January 8, 2018
published December 28, 2017
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An experienced businessperson and serial entrepreneur and I were talking about risk management. He asserted that he doesn’t think about risk — he just weighs options, considers alternatives and makes his business decisions. Needless to say, I responded that this is exactly what we are talking about: bringing some rigor to this process of trying to avoid “bad stuff” that can interfere with an enterprise’s goals while increasing the opportunities for success. The point of thinking about risk is to enable enterprise leaders to manage downsides and increase upside consequences with lower risk so as to better achieve the enterprise’s goals.
Large corporations appoint chief risk officers, commission risk committees at the board of directors level, and sometimes create internal teams to formalize “enterprise risk management.” Boards of directors of public companies include formal statements about their companies’ approaches to risk management in public reports. But what should a small or mid-sized business do?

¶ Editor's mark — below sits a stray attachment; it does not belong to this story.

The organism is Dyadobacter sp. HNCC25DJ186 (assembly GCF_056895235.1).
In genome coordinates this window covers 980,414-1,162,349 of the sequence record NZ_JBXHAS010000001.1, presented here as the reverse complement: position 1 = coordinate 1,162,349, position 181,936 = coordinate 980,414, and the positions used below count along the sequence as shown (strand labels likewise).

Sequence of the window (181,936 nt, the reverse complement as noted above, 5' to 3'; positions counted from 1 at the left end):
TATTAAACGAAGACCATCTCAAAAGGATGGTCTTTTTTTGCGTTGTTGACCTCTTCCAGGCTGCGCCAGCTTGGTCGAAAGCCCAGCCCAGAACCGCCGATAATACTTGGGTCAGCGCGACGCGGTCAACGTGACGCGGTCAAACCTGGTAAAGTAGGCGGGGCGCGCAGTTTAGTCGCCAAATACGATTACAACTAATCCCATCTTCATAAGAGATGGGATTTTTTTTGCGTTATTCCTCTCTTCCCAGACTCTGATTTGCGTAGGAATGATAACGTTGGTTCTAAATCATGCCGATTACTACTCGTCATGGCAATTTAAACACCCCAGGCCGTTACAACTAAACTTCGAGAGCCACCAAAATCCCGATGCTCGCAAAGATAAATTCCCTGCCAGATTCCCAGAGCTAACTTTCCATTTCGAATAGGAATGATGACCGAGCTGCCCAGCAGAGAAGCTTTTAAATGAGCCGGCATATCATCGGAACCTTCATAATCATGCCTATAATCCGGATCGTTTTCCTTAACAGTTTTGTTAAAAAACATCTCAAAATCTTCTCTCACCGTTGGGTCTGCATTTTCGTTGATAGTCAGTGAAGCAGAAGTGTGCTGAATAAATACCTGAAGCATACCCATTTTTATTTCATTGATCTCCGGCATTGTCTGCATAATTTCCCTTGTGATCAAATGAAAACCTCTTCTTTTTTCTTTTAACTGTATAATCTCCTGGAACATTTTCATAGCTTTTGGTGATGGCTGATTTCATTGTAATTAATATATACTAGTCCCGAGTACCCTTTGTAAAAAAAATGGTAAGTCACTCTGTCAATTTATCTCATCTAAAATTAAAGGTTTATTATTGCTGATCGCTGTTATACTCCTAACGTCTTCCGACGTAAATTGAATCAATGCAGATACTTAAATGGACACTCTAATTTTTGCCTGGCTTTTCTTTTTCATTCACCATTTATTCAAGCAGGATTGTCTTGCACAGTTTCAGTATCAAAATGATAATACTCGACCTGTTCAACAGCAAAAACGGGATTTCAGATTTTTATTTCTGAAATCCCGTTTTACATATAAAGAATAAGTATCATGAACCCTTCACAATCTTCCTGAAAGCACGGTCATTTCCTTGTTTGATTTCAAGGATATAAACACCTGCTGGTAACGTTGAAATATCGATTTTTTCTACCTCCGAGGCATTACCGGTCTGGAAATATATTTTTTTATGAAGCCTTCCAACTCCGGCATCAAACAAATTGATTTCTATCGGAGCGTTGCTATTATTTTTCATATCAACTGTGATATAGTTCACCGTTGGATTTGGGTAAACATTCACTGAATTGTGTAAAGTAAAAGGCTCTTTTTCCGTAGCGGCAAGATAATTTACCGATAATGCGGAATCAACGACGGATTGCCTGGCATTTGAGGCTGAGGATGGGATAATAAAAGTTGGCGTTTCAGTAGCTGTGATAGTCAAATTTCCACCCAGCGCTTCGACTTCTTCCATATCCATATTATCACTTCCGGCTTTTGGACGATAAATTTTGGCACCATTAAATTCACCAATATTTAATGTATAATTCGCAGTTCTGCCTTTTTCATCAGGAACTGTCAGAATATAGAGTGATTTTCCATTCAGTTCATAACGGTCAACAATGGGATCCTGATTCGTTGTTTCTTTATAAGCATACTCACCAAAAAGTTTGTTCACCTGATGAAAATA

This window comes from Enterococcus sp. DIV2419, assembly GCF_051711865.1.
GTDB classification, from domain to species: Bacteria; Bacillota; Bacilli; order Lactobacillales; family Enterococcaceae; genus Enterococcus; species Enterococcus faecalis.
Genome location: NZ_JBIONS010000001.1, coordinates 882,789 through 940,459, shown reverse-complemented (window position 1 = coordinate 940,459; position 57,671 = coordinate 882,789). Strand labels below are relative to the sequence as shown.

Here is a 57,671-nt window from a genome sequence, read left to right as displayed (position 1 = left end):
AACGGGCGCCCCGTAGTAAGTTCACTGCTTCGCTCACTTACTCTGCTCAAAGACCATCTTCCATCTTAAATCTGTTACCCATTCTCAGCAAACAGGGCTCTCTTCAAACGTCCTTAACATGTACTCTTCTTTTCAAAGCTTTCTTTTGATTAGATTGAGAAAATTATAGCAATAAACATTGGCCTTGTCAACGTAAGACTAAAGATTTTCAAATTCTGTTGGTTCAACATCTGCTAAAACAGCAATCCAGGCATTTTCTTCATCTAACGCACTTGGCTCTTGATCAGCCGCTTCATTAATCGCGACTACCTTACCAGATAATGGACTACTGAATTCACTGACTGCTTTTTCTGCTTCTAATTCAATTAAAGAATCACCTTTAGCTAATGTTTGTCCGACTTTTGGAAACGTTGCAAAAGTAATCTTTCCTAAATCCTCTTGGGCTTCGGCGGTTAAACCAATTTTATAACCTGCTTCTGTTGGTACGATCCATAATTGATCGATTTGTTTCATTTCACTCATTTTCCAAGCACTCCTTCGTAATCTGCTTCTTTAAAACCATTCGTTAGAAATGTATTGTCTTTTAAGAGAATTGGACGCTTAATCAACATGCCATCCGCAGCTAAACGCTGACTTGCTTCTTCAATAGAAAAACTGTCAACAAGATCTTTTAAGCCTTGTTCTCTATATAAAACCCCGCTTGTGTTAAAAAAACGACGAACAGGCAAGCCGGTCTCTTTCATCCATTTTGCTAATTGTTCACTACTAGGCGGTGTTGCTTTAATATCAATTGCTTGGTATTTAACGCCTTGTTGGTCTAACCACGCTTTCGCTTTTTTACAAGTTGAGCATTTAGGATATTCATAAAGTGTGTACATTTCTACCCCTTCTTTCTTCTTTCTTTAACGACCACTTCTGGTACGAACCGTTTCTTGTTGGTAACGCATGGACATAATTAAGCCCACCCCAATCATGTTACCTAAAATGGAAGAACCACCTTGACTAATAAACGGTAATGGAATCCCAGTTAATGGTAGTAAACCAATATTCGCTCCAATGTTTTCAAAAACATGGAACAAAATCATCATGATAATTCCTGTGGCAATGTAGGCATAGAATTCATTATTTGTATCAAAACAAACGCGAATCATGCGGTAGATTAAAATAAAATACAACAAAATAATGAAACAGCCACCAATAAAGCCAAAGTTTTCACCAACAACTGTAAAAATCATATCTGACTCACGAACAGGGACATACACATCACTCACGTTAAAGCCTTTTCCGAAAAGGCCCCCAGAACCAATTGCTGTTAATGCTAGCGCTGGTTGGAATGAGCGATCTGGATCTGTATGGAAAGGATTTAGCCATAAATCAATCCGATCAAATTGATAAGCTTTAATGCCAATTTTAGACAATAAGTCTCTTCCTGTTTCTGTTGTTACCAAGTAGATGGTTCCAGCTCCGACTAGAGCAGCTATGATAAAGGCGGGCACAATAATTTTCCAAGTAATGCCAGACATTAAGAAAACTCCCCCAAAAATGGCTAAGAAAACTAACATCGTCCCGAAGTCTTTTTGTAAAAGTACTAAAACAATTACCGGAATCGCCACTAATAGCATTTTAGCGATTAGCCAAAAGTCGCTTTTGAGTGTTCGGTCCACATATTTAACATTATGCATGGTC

I have no doubt that right now many owners, executives and managers are saying, “Leave us alone — we just want to run our businesses.” Here’s the thing: Not taking any risks will put you out of business and not thinking about how to avoid unwanted risks can also put you out of business. Presumably, you’d prefer to avoid both these routes.
RISKS THAT CAN HURT ANY ENTERPRISE
For any and every organization: Be risk-aware. Make sure that you have controls and procedures in place for the handling of money and other valuables. Steps include standard management controls such as requiring dual signatures or electronic authorizations to disburse money, separation of duties so that the person authorizing a payment is not also the person issuing the payment and reconciling bank statements. On May 4, 2017, the FBI issued an alert describing business email Compromise as a $5 billion scam in which spoofing emails purport to come from senior executives and authorize money transfers. But establishing and enforcing clear procedures and authorities around disbursements can thwart such attempts.